This weekend is Mother's Day and that means it's time for the
I have to talk about each of these pots a little.
This one was fan-tas-tic. It was done by a pro who specializes in pots- judging from the number of excellent ones he had.
There's a large mature boxwood (or maybe it's a holly) topiary in the center surrounded by angel wing begonias and delicate little ferns. Believe me when I say I wasn't the only Garden Tourist with my head stuck down in the foliage. Just look at the others perched by the stairs.
This is one of my favorite garden tours in Atlanta--if not my very favorite.
This little beauty was out in the BLAZING sun. It's really simple when you look closely. I'll bet you could buy all the plants at Lowe's. One thing that really came off well was it had a twin on the other corner of the pond. Symetry is always nice.
Some years the High Museum's Artful Garden Tour is better, but the Botanical Garden's Connoisseurs Tour never disappoints.
This window box was done by the same pro as the first pot. Can you tell? It has some interesting plants that aren't what we see everyday--unless we're in the trade. I'm not convinced I wouldn't kill this gem in about a day.
I've been thumbing back through photos from past Tours (2010 and 2010 part II)and have decided to share a few pretty pots and pot arrangements.
There are always lots of examples where gardeners put pots in the middle of beds. I can think of a couple of really good reasons--pots provide splashes of color and pots fill in bald spots. It's kinda like a bed weave.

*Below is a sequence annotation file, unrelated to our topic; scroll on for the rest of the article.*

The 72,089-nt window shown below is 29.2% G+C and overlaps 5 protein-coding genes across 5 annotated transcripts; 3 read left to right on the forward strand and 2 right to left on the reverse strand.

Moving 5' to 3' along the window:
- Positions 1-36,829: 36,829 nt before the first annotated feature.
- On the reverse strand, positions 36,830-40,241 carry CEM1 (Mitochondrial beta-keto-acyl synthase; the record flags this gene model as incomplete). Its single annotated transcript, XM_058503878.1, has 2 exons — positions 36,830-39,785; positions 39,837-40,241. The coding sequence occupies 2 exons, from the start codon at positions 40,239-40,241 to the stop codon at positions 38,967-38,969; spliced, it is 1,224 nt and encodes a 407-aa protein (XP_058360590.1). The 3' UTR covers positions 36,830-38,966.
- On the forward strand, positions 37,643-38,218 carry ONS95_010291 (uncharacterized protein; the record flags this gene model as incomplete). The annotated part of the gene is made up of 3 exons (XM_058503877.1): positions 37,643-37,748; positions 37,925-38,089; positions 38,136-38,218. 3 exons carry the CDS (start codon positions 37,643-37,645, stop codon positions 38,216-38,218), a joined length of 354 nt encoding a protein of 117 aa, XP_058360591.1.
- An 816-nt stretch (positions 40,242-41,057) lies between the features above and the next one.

This one isn't all that complicated-- a fern in the middle with some sedum, lirope or lemon grass and begonias round the side. This bed was on that terrace I posted about here.
Some of these were done by pros but others were made by regular folks.
This pot belongs to the "give a splash of color" catagory. What I like most about this pot was the POT.
I have a friend who would give anything for this urn.
I hope you can glean a few good ideas and a little inspiration.
How about this urn? You might recognize this pict from the post on terraces. Again, this isn't that complicated. It has some flax, I think that's the spike, and some sedum. One thing that makes this pot is the chipped slate mulch. I've been experimenting with mulching my pots--I think I need to branch out a little.
These driveway pots were so elegant. The pots were great, but the clipped hollys made it.
This would last all year and give that interest in the winter. In fact they might look better in winter--they'd show up even more. Again these are from the Pot Pro.
More from the Pot Pro. This is a veriegated privet, I think, with begonias and three kinds of ferns.
I took this pict for inspiration on arranging several small-ish pots. You know those big daddys cost a lot of money. The largest pot in the back is sitting on a couple of bricks. The bamboo pole teepee gives it some height and will provide support for the tomato. Pot feet are used to vary the height of the other pots. I imagine there are small bits of tile or something under the others--never sit a pot on a wooden deck--it'll leave a mark. This is probably an herb garden--the gardener might have filled in with some annuals for the tour. I liked it--I could do this.
Here is another example of using pots to fill in a bed. One is sitting on a big rock--I like that--it keeps the pot level. Again, the plants aren't particularily unique, but the bed comes off well. This is the Garden of Good and Evil, don't you know.
I'm really looking forward to spending Mother's Day tooling around in somebody else's yard.